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How to Check Pulse and Heart Rate Using Stethoscope and Index finger

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The pulse or heart rate can be checked at areas where an artery passes close to the skin. You can measure your pulse or heart rate using your index finger or using stethoscope.

Here are some information how to check heart rate accurately.

Why Should I Check My Heart Rate?

The heart rate is one of the ‘important signs,’ or the indicators of health in the human body. It measures the number of times per minute that the heart contracts or beats. The speed of the heartbeat tells the health of your heart. Ideally your heart beat should be 60 to 80 per minute but it may vary due to physical activity, threats to safety, and emotional responses.

Difference Between Heart Rate and Pulse:

Heart Rate:

The heart is a muscular pump that with each heart beat pumps blood around the body. On leaving the heart the blood first travels along the arteries. The heart rate is the number of times the heart beats in the space of a minute.

Pulse:

The pulse is what you feel over an artery as the pressure inside increases following each heart beat.

Factors That Affects your Heart Rate

Age:

At different age Heart is different.

Fitness and activity levels:

After doing exercise or any physical activity your rate may increase

Being a smoker:

Smoking increases heart rate, tightens major arteries, and can cause an irregular heart rhythm.

Having cardiovascular disease, high cholesterol or diabetes:

These cardiac diseases may increase your heart rate.

Temperature:

Warmer temperatures cause the heart to beat faster and place considerable strain on the body.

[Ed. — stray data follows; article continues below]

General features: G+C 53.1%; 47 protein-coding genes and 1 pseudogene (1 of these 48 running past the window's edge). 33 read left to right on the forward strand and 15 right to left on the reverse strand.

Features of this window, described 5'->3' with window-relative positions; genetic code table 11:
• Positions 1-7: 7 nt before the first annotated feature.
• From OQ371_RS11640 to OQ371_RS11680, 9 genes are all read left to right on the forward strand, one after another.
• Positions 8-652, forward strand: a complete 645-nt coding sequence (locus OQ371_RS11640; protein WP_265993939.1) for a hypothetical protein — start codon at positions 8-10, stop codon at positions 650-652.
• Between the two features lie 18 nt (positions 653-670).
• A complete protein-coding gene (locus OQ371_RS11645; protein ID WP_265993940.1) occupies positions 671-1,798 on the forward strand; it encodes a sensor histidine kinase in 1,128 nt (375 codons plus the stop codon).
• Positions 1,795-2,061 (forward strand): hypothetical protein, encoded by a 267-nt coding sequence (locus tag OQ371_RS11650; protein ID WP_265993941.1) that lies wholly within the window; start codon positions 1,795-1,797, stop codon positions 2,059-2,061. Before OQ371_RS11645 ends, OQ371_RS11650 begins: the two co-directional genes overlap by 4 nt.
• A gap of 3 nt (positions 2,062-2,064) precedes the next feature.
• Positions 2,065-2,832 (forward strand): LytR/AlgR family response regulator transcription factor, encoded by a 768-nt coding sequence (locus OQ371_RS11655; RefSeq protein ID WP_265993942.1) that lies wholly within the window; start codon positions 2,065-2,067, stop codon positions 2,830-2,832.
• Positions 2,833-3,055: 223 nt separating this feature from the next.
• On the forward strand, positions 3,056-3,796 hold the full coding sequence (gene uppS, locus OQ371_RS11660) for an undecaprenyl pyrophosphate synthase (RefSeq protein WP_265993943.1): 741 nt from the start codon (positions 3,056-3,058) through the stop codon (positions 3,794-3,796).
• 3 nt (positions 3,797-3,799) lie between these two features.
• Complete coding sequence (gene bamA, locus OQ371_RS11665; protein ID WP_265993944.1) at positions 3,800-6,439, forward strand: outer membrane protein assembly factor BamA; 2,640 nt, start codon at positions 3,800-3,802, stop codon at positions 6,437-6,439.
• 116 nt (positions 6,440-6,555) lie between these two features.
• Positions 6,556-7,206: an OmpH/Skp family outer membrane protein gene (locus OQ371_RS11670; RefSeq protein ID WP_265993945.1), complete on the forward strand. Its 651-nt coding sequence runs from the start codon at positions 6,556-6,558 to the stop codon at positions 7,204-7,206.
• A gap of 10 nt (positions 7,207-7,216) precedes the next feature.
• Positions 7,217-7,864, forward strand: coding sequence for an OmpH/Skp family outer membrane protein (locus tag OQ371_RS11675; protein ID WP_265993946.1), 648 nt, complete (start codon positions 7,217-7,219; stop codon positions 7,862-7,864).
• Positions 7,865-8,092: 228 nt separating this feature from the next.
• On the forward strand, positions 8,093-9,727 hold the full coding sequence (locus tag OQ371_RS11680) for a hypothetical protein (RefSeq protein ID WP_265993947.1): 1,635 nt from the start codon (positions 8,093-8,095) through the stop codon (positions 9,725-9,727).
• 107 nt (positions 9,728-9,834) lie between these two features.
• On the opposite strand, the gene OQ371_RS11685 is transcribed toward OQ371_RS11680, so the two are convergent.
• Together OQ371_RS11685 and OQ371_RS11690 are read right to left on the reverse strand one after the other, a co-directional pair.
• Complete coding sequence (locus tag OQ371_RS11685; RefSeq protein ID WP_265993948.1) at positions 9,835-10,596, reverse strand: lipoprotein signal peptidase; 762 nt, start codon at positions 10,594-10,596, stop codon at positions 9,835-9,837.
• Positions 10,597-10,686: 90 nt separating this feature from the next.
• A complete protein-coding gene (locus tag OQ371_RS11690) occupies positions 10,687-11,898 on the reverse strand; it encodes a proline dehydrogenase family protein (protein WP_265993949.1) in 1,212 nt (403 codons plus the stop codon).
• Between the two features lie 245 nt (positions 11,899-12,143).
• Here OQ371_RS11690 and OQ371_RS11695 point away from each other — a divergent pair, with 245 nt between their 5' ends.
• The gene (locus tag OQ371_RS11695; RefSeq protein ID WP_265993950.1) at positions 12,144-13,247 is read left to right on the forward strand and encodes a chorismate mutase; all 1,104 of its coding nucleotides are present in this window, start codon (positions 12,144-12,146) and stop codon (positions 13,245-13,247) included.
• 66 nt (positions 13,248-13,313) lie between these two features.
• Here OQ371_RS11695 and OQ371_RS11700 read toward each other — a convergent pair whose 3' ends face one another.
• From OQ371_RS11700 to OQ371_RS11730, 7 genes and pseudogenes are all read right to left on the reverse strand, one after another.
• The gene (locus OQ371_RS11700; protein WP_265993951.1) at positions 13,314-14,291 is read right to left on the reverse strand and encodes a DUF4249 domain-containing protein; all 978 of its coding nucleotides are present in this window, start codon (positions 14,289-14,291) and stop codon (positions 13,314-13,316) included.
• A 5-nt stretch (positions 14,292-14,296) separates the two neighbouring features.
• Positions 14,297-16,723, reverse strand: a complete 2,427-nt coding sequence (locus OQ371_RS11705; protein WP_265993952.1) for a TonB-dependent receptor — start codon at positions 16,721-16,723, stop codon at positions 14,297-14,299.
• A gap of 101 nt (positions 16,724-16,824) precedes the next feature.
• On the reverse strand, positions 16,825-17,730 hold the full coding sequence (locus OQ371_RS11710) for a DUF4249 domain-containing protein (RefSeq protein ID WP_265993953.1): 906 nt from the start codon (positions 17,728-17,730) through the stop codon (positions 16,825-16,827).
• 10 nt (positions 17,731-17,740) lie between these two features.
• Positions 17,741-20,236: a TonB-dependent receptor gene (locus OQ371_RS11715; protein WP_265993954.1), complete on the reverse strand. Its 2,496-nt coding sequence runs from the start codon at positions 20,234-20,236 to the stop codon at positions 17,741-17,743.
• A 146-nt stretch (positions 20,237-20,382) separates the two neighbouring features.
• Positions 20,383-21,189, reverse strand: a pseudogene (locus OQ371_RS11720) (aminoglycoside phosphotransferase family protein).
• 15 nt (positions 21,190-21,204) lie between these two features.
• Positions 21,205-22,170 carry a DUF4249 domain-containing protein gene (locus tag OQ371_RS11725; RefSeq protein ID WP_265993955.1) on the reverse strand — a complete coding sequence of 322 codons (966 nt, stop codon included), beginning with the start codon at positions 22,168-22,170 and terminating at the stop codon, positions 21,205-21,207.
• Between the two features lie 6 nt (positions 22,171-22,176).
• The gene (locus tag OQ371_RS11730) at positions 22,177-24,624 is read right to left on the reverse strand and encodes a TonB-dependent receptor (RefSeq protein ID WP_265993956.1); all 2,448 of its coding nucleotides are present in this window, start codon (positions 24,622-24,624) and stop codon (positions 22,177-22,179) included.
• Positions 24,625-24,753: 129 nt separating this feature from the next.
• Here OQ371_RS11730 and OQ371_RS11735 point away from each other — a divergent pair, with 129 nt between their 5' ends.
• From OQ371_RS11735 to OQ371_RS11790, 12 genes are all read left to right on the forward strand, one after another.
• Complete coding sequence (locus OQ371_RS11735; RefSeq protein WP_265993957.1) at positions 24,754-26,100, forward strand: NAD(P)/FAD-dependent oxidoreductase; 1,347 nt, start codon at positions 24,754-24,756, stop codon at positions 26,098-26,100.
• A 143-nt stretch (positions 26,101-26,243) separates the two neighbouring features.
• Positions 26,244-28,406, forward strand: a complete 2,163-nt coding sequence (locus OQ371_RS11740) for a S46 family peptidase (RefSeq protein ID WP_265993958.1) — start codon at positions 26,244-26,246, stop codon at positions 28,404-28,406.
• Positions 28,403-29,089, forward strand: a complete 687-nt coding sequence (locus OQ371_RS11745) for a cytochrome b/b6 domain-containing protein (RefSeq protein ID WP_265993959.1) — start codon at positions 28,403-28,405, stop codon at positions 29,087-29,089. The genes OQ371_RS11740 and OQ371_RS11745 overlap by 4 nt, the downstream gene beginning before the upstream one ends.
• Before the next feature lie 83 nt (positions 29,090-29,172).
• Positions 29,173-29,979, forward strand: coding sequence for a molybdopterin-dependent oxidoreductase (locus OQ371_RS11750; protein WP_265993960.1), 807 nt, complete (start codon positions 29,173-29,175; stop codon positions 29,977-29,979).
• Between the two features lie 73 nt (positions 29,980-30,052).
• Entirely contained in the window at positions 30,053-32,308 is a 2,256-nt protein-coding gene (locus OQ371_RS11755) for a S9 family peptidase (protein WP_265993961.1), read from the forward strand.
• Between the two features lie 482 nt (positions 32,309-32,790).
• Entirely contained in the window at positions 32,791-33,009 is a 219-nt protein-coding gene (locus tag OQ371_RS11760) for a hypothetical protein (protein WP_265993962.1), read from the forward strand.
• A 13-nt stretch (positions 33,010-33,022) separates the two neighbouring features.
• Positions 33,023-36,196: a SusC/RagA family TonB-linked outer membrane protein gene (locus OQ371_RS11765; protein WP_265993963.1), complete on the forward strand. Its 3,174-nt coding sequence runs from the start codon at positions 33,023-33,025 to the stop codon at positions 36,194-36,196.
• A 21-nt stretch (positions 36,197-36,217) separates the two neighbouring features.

Body position (standing up or lying down):

For healthy individuals, your heart rate will be the same whether you are sitting, standing, or lying down. However, when you first transition between sitting and standing, you heart rate increases slightly (about 10 bpm). If you’ve even stood up really fast and then felt dizzy or couldn’t see, that’s what happening. This only lasts for a moment (10-20 seconds) and then your heart rate returns to normal.

Emotions:

Heart is a symbol of our emotions too. Any changes in emotions directly affects our heart. Emotions like grief, depression, and job loss can cause to heart attack and cardiac arrest. Stress may affect risk factors for heart disease such as high blood pressure.

Body size and Height:

The blood pressure and heart rate increased with increasing height in males but both reduced with increasing height in females.

Medications:

Many medicines are available that can lower and faster your heart beat.

Areas in body where we can check Pulses:

1) Temporal Artery

It is located just above the temple, on the sides of the head.

2) Carotid Artery

It is located on the side of the neck above the clavicle.

3) Brachial Artery

It is located on the inside of the arm above the elbow. Look at the arrow mark in the above figure. There is an artery that goes towards the side of our hands, that is the Brachial artery

4) Radial Artery

This artery is clearly visible on the wrist. Press this artery lightly with flat fingers.

5) Femoral Artery